Chief executive Niels de Vos has vowed to restructure UK Athletics' selection policy to prevent a repeat of the Dwain Chambers competition row.
Chambers's return to the circuit has upset many fellow athletes
Insufficient legal grounds ensured UKA had to allow Chambers, who has served a two-year drugs ban, to compete for a spot at the World Indoor Championships.
UKA tried to prevent him running as he has not had a drugs test since 2006.
"I need to frame our governance rules so that we can maintain a right of selection," De Vos told BBC Sport.
"And I must do so in such a way that the law cannot unpick that right."
Chambers' legal team threatened to take action if he was not allowed to run and so the 29-year-old will compete at the World Indoor trials and national championships in Sheffield this weekend.
"A letter from Mr. De Vos confirmed Dwain's entry for the trials and also stated that he would be eligible to run for Britain at the World Indoor Championships," Chambers' solicitor Nick Collins told BBC Radio 5 Live.
"If Dwain wins and is not included in the team for Valencia then I would be astonished and disappointed. We would review the situation and certainly be mounting a legal challenge. But that is unilkely in light of the letter I received from Mr De Vos."
Victory for the sprinter in Sheffield is expected to guarantee Chambers a place at the World Indoor Championships in Valencia from 7-9 March.
However, De Vos is concerned that Chambers running could harm public opinion of the sport, saying: "My view is not about an individual but about the sport and how it's very, very important the sport is clean.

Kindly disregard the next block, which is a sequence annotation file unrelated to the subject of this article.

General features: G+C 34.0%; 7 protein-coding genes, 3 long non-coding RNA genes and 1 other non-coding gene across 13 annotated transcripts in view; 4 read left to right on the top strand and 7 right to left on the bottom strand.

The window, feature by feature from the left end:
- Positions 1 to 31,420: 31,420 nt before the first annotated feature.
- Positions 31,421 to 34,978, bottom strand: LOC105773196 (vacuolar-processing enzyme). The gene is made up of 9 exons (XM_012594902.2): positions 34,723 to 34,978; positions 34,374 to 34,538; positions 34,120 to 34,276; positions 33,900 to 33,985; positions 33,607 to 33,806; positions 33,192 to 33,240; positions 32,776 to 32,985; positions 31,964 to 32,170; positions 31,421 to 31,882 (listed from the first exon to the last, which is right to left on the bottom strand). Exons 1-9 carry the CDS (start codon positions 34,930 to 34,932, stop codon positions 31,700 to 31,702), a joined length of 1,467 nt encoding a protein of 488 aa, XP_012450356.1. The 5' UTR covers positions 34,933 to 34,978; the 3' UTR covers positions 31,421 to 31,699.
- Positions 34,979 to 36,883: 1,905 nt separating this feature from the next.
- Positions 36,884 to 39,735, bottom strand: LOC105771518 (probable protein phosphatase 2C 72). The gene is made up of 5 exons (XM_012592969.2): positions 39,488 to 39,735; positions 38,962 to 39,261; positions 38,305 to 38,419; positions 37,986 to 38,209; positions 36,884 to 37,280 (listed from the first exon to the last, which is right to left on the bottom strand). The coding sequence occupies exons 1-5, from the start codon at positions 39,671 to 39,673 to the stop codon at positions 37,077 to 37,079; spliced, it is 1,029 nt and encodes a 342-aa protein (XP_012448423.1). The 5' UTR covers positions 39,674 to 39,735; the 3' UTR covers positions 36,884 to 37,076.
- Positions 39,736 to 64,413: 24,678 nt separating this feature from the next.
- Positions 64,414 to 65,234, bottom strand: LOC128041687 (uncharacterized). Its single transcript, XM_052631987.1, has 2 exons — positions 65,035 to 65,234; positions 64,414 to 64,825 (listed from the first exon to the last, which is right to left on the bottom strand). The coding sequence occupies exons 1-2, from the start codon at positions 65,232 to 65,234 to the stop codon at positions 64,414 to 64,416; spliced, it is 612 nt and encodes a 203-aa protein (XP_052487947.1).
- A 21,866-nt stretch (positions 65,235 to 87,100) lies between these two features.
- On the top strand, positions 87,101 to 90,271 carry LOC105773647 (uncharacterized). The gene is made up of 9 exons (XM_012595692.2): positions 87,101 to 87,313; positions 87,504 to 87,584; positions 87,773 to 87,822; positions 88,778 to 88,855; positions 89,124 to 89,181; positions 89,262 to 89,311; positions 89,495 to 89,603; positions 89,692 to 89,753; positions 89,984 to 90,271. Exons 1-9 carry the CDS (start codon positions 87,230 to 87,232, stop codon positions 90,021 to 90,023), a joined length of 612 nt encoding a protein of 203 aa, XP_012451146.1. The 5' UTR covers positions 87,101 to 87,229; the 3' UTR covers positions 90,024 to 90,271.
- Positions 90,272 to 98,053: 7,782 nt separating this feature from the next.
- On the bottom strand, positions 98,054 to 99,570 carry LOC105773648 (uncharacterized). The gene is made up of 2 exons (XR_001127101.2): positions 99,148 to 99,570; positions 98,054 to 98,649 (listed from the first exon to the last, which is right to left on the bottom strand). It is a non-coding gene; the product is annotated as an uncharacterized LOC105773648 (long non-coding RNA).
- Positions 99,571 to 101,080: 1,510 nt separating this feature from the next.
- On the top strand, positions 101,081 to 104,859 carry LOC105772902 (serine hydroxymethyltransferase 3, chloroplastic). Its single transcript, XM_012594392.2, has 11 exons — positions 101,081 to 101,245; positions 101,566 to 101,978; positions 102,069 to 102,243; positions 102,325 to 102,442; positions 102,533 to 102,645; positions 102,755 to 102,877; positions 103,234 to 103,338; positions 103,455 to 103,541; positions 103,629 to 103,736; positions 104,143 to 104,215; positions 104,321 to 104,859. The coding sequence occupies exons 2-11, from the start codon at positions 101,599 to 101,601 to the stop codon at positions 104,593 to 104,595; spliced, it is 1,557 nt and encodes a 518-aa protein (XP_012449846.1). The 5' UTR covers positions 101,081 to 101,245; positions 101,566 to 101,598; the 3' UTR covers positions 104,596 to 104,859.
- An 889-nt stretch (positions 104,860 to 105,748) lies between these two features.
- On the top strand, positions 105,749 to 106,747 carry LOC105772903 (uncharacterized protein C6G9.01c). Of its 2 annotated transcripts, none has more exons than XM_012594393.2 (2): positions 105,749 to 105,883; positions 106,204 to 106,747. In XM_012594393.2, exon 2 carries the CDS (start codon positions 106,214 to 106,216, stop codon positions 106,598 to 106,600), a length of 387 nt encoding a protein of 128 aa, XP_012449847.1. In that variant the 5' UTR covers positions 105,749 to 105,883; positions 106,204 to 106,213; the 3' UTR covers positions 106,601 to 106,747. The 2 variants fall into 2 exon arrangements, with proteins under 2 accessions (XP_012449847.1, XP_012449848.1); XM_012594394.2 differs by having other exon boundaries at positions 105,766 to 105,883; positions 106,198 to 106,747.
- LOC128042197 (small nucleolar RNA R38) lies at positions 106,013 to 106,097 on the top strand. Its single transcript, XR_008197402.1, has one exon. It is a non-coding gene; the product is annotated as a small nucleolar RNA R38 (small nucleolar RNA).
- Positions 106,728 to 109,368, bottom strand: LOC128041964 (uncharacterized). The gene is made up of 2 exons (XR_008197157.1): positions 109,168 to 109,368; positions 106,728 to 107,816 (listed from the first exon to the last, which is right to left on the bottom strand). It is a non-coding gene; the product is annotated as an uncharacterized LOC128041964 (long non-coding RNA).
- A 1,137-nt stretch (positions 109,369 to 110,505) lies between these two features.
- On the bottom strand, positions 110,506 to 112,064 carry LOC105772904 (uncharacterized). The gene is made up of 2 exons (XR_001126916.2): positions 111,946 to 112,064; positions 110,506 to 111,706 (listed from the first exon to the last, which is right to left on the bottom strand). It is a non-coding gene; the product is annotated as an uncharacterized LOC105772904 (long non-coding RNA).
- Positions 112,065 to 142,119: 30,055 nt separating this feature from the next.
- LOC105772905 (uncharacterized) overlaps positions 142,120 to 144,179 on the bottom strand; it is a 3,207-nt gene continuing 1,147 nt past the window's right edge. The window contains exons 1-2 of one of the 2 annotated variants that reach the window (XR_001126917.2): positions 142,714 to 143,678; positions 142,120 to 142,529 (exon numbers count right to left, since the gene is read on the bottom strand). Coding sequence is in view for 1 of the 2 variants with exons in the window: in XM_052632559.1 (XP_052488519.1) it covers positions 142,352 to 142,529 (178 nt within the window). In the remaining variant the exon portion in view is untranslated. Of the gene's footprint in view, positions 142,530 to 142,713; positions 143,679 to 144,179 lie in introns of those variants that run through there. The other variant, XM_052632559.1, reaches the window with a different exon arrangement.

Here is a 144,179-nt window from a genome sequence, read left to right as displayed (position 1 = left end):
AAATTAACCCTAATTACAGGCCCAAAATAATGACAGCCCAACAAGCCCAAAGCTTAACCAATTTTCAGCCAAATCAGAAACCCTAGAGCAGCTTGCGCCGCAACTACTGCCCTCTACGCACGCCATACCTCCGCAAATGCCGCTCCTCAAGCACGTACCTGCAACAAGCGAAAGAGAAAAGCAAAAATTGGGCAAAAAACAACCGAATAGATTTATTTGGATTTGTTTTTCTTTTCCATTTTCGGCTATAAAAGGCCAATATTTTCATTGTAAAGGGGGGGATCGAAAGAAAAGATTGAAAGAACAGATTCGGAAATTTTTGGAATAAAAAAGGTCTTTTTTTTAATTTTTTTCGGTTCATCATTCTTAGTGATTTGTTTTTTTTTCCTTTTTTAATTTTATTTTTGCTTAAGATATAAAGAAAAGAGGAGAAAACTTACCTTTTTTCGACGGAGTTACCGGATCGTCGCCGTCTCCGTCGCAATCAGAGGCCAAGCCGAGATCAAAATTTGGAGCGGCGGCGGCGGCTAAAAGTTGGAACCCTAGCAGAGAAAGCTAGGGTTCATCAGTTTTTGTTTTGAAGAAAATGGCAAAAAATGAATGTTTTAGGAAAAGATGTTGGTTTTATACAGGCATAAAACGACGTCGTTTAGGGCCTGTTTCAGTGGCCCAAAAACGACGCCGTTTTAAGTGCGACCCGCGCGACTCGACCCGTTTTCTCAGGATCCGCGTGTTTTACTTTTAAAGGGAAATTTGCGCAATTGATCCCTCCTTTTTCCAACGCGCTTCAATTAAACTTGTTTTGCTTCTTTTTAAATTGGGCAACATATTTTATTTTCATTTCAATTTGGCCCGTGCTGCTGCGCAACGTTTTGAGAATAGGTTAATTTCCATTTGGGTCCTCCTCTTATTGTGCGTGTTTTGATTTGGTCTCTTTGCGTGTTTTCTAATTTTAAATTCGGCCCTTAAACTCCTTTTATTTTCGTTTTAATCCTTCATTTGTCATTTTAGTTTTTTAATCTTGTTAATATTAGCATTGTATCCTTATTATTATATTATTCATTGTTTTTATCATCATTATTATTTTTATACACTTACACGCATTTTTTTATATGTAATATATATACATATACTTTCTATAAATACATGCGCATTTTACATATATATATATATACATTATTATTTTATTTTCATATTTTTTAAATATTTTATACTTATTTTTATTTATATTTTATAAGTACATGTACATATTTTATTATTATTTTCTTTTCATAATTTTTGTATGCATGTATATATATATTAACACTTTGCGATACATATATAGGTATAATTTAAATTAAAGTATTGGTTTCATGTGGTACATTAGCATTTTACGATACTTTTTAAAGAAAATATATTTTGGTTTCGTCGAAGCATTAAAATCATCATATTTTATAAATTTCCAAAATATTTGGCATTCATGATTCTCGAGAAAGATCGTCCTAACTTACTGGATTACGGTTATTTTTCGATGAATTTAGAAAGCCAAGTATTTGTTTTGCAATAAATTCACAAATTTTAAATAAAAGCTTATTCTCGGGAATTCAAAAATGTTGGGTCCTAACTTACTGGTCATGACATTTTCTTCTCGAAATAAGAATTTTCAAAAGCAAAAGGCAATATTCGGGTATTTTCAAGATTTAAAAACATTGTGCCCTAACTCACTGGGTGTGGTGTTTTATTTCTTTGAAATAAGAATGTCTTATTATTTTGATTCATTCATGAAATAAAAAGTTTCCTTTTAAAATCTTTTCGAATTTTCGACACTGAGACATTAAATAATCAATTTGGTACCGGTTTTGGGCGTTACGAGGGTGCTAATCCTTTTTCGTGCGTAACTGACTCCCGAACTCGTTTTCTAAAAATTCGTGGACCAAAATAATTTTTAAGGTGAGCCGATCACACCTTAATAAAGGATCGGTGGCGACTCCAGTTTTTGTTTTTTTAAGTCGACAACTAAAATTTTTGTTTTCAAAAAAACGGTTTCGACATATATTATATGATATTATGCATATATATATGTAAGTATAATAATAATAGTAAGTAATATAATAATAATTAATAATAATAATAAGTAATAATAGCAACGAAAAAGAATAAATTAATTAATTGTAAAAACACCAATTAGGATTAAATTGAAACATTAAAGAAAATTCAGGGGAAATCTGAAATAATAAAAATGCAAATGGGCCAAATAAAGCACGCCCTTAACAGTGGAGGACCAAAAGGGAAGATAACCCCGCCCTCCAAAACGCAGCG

"The Marion Jones scandal, for example, has a serious chance of undermining the sport.
"That's wrong in the UK, where our athletes are the most tested sports people in the world, but we have to do what we can to be seen to be clean to maintain the public's support.
"This isn't a personal crusade by me against an athlete, or indeed by UK Athletics. But there is a wind of change (against drug users) blowing through the sport."
And De Vos admitted he did not subscribe to the view that once athletes found guilty of drug abuse had served their suspension, they should be allowed to compete immediately.
"I'm not sure it's sport's responsibility to rehabilitate individuals in quite the same way as it is in other areas of public life," he said.
I'm all for a lifetime ban
"I just want our body to be able to maintain its right to select whoever we choose for our national teams.
"No-one would dream of telling Fabio Capello or Brian Ashton that the law means you will pick this individual and yet that's the situation athletics finds itself in. I find that wholly bizarre."
Meanwhile, Athens Olympic sprint relay gold medallist Jason Gardener believes lifetime bans should be introduced for doping cheats in athletics.
"I'm not happy with the amount of drug taking in our sport and in other sports," the 32-year-old from Bath told BBC Radio 5 Live.
"I was deprived of the chance to compete at the 2003 World Championships by Dwain because he took up one of the qualifying spots - a few months later he was banned.
"I think we need to have a global policy to make punishments more severe. I'm all for a lifetime ban."